Describe the colonial discourse in "The Guest" by Albert Camus.
Daru is disillusioned with the expediency and dogmatism of the colonial government as well as with the reactions of the Algerians.
Having lived with the people of the region and taught them, Daru has gained some understanding of them. Along with this understanding, he has also acquired a certain distaste for colonial rule and its oppressive policies that impose a different way of life upon a people in their own country. Then, one day the Corsican gendarme Balducci, who brings with him a prisoner, arrives at the schoolhouse. Balducci imposes upon Daru, ordering the schoolmaster to deliver this prisoner to the police headquarters at Tinguit. Daru objects because he does not wish to become involved with such a matter. In fact, he questions the legitimacy of someone such as him having been chosen to deliver a prisoner.
"What's this story?" asked the schoolmaster.
"No, son. Those are the orders."
"The orders? I'm not..." Daru hesitated, not wanting to hurt the old Corsican. "I mean, that's not my job."
Balducci explains that it is necessary for Daru to deliver the prisoner because he must return in response to a rumor about a forthcoming revolt from the Algerians. However, Daru remains obstinate. Nevertheless, Balducci insists upon Daru's doing as he bids because his orders state that the gendarme must turn the prisoner over to Daru and report back quickly. Now Daru finds himself in an uncomfortable situation, feeling that as a schoolteacher he should have no role in transporting a murder suspect to the authorities.
After the gendarme departs, Daru sets his table for two and he and the prisoner eat together. The Arab asks Daru if he is the judge. When Daru replies that he is merely keeping the prisoner, the Arab asks him, "Why do you eat with me?" but Daru merely replies, "I'm hungry." After their meal Daru sets up a folding bed for the prisoner. He asks Daru if the gendarme is returning, and the schoolmaster replies that he does not know. Then, the prisoner asks Daru to come with him and the others, implying that Daru should join them in their revolt.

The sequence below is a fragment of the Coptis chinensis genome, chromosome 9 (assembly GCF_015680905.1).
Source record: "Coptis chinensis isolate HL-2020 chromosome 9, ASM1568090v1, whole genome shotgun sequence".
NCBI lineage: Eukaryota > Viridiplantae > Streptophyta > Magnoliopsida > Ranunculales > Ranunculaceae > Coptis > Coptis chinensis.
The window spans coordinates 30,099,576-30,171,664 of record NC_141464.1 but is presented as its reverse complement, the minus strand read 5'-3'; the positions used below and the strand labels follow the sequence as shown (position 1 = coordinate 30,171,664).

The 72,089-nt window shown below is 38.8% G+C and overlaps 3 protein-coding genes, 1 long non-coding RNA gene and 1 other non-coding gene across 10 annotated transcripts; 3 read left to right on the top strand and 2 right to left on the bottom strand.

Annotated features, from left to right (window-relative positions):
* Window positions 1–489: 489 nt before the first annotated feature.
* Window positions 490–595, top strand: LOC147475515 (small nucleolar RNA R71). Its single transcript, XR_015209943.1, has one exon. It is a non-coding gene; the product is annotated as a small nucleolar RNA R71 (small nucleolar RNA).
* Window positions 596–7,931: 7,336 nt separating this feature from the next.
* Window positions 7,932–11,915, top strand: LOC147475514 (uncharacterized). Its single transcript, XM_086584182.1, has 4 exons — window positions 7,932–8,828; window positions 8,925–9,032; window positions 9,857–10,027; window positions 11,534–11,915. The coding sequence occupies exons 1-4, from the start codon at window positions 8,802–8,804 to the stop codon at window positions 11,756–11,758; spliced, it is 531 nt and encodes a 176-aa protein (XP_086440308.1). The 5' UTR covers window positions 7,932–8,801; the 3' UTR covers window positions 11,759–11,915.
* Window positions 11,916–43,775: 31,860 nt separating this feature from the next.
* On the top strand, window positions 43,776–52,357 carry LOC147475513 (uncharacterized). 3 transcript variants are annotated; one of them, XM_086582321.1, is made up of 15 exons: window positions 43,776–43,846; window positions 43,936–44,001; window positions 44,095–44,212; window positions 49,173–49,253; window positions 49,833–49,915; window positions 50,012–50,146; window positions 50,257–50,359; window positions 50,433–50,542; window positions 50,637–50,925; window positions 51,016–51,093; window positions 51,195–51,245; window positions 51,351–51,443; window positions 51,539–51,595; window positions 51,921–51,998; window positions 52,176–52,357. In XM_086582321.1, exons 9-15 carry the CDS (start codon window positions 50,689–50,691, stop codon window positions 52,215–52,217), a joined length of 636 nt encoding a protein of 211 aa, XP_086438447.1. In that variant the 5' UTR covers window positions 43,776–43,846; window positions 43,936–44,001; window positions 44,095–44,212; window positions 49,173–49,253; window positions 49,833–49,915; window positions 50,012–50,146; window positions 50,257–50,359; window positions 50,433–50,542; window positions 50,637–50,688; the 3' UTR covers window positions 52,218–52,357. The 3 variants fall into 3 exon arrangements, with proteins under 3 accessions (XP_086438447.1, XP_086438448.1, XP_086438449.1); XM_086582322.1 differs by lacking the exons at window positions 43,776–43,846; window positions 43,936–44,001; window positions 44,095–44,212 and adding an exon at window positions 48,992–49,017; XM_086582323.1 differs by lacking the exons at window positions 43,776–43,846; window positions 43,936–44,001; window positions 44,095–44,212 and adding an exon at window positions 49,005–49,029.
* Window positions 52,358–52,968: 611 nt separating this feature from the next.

The next day Daru and the Algerian prisoner head to Tinguit. When they reach "a level height made up of crumbly rocks," Daru decides to remain neutral by allowing the Arab to make his own choice between reporting to the police at Tinguit or joining nomads in the pasturelands that are a day's journey away. He also gives the prisoner a package with some food and a thousand francs. Then, after parting from the Arab, Daru walks for some distance before he turns to see which direction the other man has taken. It is with dismay that Daru sees him walking slowly toward the prison.
When he returns to his classroom, Daru finds that his decision to remain neutral has been altered against his will. On the blackboard behind him, there is this message: "You handed over our brother. You will pay for this." Now tormented by the illusion of choice in his affairs, Daru discovers that he has lost his identification in the foreign environment in which he lives. He has acted against the colonial government, alienating himself from it, while the Algerians hate him as well.
In Camus' short story, French colonial culture is in conflict with Algerian-Arab culture. Stark European jingoism is juxtaposed with the people the schoolteacher has come to know as more than simply "the other."
Peter Simon argues that "the beginning of Camus's story illustrates how French colonial education reproduces French, not local concerns." Indeed, the lessons the teacher gives are in French geography. Furthermore, the fact that Arab prisoner is being "led along like an animal" shows how the French do not respect the inhabitants of the land they occupy.
The schoolteacher, however, has gotten to know the people of the region. He respects them because they are no longer "foreign." Thus, when he is faced with the reality of dealing with his charge, he finds it impossible to not respect the customs of having a guest in one's home. The issues Camus is considering politically are "freedom, brotherhood, responsibility, and the ambiguity of actions along with the inevitability of choice"